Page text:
November 18, 2017

Items in italics are direct quotes from the articles below

https://www.marketwatch.com/story/richest-men-in-history-vladimir-putin-bill-gates-and-warren-buffett-arent-even-close-2017-08-09
Vladimir Putin’s wealth, even by the most generous of calculations, pales in comparison. In fact, throw in the vast riches of Microsoft MSFT, +0.18% co-founder Bill Gates, Warren Buffett of Berkshire Hathaway BRK.A, -0.21% fame and Amazon’s AMZN, +2.58% Jeff Bezos, and their combined fortune doesn’t even approach the riches of history’s wealthiest figures. Take Augustus Caesar, for example. The first Roman emperor tops the list, according to the Visual Capitalist blog. The adopted son of Julius Caesar controlled much of the world’s most powerful states — including Egypt — as part of his estimated $4.6 trillion net worth. Egypt made up at least 25% of global GDP at the time. Then there’s King Solomon, who was said to receive some $40 billion in gold each year as tribute. That helped bring his fortune to $2.2 trillion. Though it is hard to measure who the richest person in history was, because of the lack of completely accurate records. However, the article does provide a detailed chart. This calculation can change due to wealth being tied to land, and wealth could be exaggerated due to it being oral history. Nonetheless, wealth is concept that has been passed down for centuries. There are principles to building wealth that we can all apply to our daily lives. Remember to invest in assets that will produce income. Liabilities will always produce expenses. Make your money make money for you and repeat.

http://www.businessinsider.com/net-neutrality-portugal-how-american-internet-could-look-fcc-2017-11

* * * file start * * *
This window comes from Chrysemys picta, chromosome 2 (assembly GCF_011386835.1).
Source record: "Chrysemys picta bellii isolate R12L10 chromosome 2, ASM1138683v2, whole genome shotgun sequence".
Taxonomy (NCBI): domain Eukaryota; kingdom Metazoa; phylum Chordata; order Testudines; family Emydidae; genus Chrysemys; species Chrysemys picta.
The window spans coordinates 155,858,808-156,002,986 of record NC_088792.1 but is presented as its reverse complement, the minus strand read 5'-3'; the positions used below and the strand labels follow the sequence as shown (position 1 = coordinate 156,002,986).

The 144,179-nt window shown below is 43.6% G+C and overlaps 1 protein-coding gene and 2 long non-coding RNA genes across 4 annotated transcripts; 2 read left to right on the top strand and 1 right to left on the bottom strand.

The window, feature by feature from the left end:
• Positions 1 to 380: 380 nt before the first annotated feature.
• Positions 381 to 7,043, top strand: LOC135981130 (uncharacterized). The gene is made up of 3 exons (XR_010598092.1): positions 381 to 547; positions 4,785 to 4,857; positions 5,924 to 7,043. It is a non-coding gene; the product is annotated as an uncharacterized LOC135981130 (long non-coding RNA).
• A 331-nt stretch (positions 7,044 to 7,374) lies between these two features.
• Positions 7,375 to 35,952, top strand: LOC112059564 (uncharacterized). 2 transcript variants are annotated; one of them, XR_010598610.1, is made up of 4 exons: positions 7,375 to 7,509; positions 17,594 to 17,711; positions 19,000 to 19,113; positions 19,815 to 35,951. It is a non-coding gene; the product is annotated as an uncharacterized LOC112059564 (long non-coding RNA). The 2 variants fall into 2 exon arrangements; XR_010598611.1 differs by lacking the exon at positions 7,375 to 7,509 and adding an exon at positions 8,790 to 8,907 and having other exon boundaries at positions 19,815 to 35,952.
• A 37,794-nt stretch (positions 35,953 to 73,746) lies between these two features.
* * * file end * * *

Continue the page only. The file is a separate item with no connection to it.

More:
On Tuesday, the US Federal Communications Commission announced that it planned to vote on an order to roll back Obama-era rules governing net neutrality. Simply put, net neutrality means that all data on the internet is treated equally. An internet service provider can’t prioritize certain companies or types of data, charge users more to access certain websites and apps, or charge businesses for preferential access. Advocates of net neutrality argue that it ensures a level playing field for everyone on the internet. Telecoms firms, however, are largely against it because of the additional restrictions it places on them. But with the Republican-majority FCC likely to vote on December 14 in favor of rolling back the order, what might the American internet look like without net neutrality? Just look at Portugal. The country’s wireless carrier Meo offers a package that’s very different from the US. On top of the standard data package, users pay an additional amount based on what type of apps and the kind of data they use. Net-neutrality advocates argue that this kind of model is dangerous because it risks creating a two-tier system that harms competition — people will just use the big-name apps included in the bundles they pay for, while upstart challengers will be left out in the cold. For example: If you love watching videos, and Netflix is included in the video bundle but Hulu isn’t, you’re likely to try to save money by using only Netflix, making it harder for its competitors. And without net neutrality, big-name apps could theoretically even pay telecoms firms for preferential access, offering them money — and smaller companies just couldn’t compete with that. (It’s not clear whether any of the companies named above have paid for preferential access.) An ISP could even refuse to grant access to an app at all unless they paid up.  Yonatan Zunger, a former Google employee, recently retweeted Khanna’s tweet, adding: “This isn’t even the worst part of ending net neutrality. The worst part happens when ISPs say ‘we don’t like this site’s politics,’ or ‘this site competes with us,’ and block or throttle it.” If you’re thinking about your legacy, consider it at least two to three generations deep. In other words, you’re thinking at least the next 100 years, will what you have be able to provide for that kind of future? If not, what are you teaching your children and children’s children, so they can thrive and not just survive the world to come. In my opinion, net-neutrality is important. If it is roll backed, how will this affect the cryptocurrency markets? With more and more buyers into the cryptocurrency market, will this rollback cause a price decline?